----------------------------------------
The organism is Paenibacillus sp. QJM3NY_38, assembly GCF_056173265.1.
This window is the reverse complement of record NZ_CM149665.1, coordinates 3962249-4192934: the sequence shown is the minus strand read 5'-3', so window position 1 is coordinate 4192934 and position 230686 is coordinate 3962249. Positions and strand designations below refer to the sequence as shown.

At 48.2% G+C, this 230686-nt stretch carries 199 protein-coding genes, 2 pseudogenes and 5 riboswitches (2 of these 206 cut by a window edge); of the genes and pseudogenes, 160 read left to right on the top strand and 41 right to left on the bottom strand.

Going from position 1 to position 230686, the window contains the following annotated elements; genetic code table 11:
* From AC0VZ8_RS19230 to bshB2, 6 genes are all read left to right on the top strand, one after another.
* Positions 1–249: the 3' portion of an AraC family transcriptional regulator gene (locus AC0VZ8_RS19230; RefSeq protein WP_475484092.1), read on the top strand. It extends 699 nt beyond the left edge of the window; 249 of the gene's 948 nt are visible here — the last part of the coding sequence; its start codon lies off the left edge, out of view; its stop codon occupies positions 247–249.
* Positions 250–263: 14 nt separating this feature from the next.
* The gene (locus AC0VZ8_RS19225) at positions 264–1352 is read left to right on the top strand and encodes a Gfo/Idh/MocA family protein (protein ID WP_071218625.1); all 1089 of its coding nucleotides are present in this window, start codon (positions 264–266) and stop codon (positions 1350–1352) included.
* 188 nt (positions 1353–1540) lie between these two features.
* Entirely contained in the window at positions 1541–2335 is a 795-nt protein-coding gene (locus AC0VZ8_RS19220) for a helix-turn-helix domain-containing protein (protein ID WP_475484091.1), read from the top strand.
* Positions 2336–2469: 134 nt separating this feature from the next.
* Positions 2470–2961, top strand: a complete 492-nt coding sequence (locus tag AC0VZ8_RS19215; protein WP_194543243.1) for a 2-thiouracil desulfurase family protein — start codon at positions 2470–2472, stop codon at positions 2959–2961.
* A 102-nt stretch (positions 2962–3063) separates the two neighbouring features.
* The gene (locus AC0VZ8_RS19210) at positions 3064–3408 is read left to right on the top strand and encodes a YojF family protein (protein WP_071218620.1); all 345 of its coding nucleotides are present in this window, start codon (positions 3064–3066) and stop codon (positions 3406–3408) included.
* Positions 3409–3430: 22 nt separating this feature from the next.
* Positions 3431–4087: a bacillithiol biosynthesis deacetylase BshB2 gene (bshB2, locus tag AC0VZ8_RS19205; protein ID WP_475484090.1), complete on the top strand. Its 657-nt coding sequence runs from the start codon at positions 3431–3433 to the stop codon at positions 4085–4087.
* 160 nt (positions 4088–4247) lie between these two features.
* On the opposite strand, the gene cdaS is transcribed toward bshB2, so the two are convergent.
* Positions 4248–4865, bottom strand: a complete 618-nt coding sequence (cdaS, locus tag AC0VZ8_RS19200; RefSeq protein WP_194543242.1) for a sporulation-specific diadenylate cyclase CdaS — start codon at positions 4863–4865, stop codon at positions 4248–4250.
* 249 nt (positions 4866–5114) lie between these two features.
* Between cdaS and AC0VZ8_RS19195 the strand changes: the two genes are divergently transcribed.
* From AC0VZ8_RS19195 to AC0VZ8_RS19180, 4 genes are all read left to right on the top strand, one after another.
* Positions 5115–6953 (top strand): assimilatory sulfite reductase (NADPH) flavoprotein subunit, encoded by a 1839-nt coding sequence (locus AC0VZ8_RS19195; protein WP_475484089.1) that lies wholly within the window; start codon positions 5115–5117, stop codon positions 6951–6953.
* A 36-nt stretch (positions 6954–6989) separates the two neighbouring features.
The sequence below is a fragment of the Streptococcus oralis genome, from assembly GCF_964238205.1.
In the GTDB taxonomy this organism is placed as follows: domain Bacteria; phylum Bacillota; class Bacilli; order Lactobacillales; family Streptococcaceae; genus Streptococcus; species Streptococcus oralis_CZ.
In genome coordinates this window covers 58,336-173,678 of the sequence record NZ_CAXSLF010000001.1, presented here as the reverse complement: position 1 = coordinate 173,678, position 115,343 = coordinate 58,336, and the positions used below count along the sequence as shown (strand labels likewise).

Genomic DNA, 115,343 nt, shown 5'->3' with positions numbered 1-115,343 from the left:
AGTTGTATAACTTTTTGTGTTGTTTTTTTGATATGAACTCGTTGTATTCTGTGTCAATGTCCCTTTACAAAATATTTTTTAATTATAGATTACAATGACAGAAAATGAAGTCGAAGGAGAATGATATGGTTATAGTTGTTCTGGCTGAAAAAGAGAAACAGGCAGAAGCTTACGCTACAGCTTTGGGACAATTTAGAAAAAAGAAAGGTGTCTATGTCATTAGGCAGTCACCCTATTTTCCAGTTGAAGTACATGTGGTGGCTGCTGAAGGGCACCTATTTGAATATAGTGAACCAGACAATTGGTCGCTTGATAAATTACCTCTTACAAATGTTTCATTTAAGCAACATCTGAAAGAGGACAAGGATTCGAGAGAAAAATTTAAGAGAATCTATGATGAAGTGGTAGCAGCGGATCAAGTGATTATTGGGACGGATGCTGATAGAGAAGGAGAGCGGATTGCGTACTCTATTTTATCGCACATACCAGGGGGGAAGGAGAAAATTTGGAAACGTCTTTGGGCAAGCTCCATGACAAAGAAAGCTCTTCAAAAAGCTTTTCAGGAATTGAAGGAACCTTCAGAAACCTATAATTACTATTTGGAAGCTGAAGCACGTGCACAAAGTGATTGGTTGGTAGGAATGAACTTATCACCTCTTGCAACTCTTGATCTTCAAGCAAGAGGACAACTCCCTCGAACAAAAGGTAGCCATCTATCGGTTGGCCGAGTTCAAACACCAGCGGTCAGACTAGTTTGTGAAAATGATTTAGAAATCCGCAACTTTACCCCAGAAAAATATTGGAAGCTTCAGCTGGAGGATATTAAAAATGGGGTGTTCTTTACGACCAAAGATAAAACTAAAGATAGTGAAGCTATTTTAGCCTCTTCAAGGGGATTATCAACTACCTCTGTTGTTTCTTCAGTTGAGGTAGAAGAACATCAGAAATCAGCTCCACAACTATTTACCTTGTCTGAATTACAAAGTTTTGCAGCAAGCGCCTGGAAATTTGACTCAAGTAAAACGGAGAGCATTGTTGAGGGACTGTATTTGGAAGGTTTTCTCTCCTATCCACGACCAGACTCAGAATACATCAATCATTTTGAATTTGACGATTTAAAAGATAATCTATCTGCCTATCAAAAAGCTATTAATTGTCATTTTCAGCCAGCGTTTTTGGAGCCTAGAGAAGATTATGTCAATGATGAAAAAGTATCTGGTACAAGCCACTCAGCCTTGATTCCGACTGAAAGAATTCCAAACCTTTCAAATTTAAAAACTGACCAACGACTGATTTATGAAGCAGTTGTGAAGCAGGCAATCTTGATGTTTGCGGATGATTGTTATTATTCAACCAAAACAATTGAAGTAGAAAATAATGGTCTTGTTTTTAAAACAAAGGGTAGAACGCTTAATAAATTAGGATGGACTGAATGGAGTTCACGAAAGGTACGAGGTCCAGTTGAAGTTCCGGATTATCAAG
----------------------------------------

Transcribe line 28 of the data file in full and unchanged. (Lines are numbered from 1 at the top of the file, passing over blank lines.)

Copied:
Genomic DNA, 115,343 nt, shown 5'->3' with positions numbered 1-115,343 from the left: